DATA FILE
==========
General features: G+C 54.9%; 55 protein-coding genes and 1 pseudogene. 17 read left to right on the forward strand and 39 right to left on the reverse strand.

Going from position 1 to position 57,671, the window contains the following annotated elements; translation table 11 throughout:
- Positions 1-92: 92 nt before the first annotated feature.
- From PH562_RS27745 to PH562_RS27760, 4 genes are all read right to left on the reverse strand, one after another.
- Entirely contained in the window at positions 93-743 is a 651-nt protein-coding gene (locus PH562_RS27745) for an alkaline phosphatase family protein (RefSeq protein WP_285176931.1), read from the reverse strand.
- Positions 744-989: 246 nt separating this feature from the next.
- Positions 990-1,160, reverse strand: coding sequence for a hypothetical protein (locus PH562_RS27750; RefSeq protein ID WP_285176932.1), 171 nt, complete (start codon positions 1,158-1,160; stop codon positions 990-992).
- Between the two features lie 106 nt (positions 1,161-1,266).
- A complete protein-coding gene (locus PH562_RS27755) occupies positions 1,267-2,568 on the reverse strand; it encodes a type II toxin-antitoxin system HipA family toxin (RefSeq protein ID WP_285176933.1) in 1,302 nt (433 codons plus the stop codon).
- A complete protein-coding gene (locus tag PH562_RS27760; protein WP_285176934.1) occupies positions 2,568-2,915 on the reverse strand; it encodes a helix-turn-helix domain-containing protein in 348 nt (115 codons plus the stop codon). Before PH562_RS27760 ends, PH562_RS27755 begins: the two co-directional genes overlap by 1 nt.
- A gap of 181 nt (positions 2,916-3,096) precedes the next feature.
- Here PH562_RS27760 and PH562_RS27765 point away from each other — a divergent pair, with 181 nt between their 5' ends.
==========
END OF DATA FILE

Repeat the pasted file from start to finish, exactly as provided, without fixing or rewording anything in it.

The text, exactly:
General features: G+C 54.9%; 55 protein-coding genes and 1 pseudogene. 17 read left to right on the forward strand and 39 right to left on the reverse strand.

Going from position 1 to position 57,671, the window contains the following annotated elements; translation table 11 throughout:
- Positions 1-92: 92 nt before the first annotated feature.
- From PH562_RS27745 to PH562_RS27760, 4 genes are all read right to left on the reverse strand, one after another.
- Entirely contained in the window at positions 93-743 is a 651-nt protein-coding gene (locus PH562_RS27745) for an alkaline phosphatase family protein (RefSeq protein WP_285176931.1), read from the reverse strand.
- Positions 744-989: 246 nt separating this feature from the next.
- Positions 990-1,160, reverse strand: coding sequence for a hypothetical protein (locus PH562_RS27750; RefSeq protein ID WP_285176932.1), 171 nt, complete (start codon positions 1,158-1,160; stop codon positions 990-992).
- Between the two features lie 106 nt (positions 1,161-1,266).
- A complete protein-coding gene (locus PH562_RS27755) occupies positions 1,267-2,568 on the reverse strand; it encodes a type II toxin-antitoxin system HipA family toxin (RefSeq protein ID WP_285176933.1) in 1,302 nt (433 codons plus the stop codon).
- A complete protein-coding gene (locus tag PH562_RS27760; protein WP_285176934.1) occupies positions 2,568-2,915 on the reverse strand; it encodes a helix-turn-helix domain-containing protein in 348 nt (115 codons plus the stop codon). Before PH562_RS27760 ends, PH562_RS27755 begins: the two co-directional genes overlap by 1 nt.
- A gap of 181 nt (positions 2,916-3,096) precedes the next feature.
- Here PH562_RS27760 and PH562_RS27765 point away from each other — a divergent pair, with 181 nt between their 5' ends.